8. The composition of claim 1, wherein the hydrogen peroxide source is a hydrogen peroxide generating compound selected from sodium percarbonate, sodium perborate, and urea hydrogen peroxide.
9. The composition of claim 8, wherein the hydrogen peroxide source is sodium percarbonate.
10. The composition of claim 1, wherein the composition comprises about 0.001% to about 1% by weight perhydrolase enzyme, about 35% to about 45% by weight sodium percarbonate, and about 55% to about 65% by weight propylene glycol diacetate.
11. The composition of claim 1, wherein the hydrogen peroxide source is an enzymatic hydrogen peroxide generation system comprising an oxidase and its substrate.
12. The composition of claim 11, wherein the oxidase is selected from glucose oxidase, sorbitol oxidase, hexose oxidase, choline oxidase, alcohol oxidase, glycerol oxidase, cholesterol oxidase, pyranose oxidase, carboxyalcohol oxidase, L-amino acid oxidase, glycine oxidase, pyruvate oxidase, glutamate oxidase, sarcosine oxidase, lysine oxidase, lactate oxidase, vanillyl oxidase, glycolate oxidase, galactose oxidase, uricase, oxalate oxidase, and xanthine oxidase.
13. The composition of claim 1, further comprising at least one additional enzyme selected from proteases, cellulases, amylases, and microbial cell wall degrading enzymes.
14. The composition of claim 1, wherein the composition further comprises at least one surfactant.
15. A method for preparing a decontamination solution comprising adding the composition of any of claims 1 to 14 to water and mixing for at least about 20 minutes.
16. A method for decontamination comprising:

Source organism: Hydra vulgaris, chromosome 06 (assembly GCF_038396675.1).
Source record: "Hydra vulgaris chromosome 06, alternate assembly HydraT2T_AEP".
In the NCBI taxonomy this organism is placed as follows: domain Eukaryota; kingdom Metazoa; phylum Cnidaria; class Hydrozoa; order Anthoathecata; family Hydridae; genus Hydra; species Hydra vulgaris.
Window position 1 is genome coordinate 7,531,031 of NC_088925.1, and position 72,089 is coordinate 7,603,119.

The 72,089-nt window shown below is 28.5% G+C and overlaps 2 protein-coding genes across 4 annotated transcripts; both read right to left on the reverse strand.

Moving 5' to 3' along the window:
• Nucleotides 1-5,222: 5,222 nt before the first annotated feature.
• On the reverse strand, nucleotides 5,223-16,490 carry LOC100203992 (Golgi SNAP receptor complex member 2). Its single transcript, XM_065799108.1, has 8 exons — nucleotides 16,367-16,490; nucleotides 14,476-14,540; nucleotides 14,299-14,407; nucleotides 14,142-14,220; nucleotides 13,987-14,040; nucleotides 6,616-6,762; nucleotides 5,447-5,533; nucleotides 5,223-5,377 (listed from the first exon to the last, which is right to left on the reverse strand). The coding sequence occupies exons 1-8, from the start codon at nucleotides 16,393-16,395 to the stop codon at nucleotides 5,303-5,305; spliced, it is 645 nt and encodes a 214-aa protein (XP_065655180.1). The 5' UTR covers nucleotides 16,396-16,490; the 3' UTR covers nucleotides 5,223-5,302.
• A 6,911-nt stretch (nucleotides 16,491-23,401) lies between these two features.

(a) providing a composition according to any of claims 1 to 14;
(b) adding said composition to water and mixing, thereby generating an aqueous peracid solution;
(c) exposing an item comprising a contaminant to said solution.
17. The method of claim 16, wherein the composition is contained in a water soluble container.
18. The method of claim 18, wherein the container is a sachet made of polyvinyl alcohol film.
19. The method of claim 16, wherein the water is sterilized.
20. The method of claim 16, wherein said exposing comprises exposing said item to said solution at high temperature.
21. The method of claim 16, wherein said contaminant comprises a toxin selected from botulinum toxin, anthracis toxin, ricin, scombroid toxin, ciguatoxin, tetrodotoxin, mycotoxins, and any combination thereof.
22. The method of claim 16, wherein said contaminant comprises a pathogen selected from bacteria, viruses, fungi, parasites, prions, and any combination thereof.
23. The method of claim 22, wherein said pathogen is selected Bacillus spp., B. anthracis, Clostridium spp., C. botulinum, C. perfringens, Listeria spp., Staphylococcus spp., Streptococcus spp., Salmonella spp., Shigella ssp., E. coli, Yersinia spp., Y. pestis, Francisella spp., F. tularensis, Camplyobacter ssp., Vibrio spp., Brucella spp., Cryptosporidium spp., Giardia spp., Cyclospora spp., and Trichinella spp.
24. The method of claim 16, wherein said item is selected from hard surfaces, fabrics, food, feed, apparel, rugs, carpets, textiles, medical instruments, and veterinary instruments.
25. A system comprising a water soluble container comprising a stable composition according any of claims 1 to 15.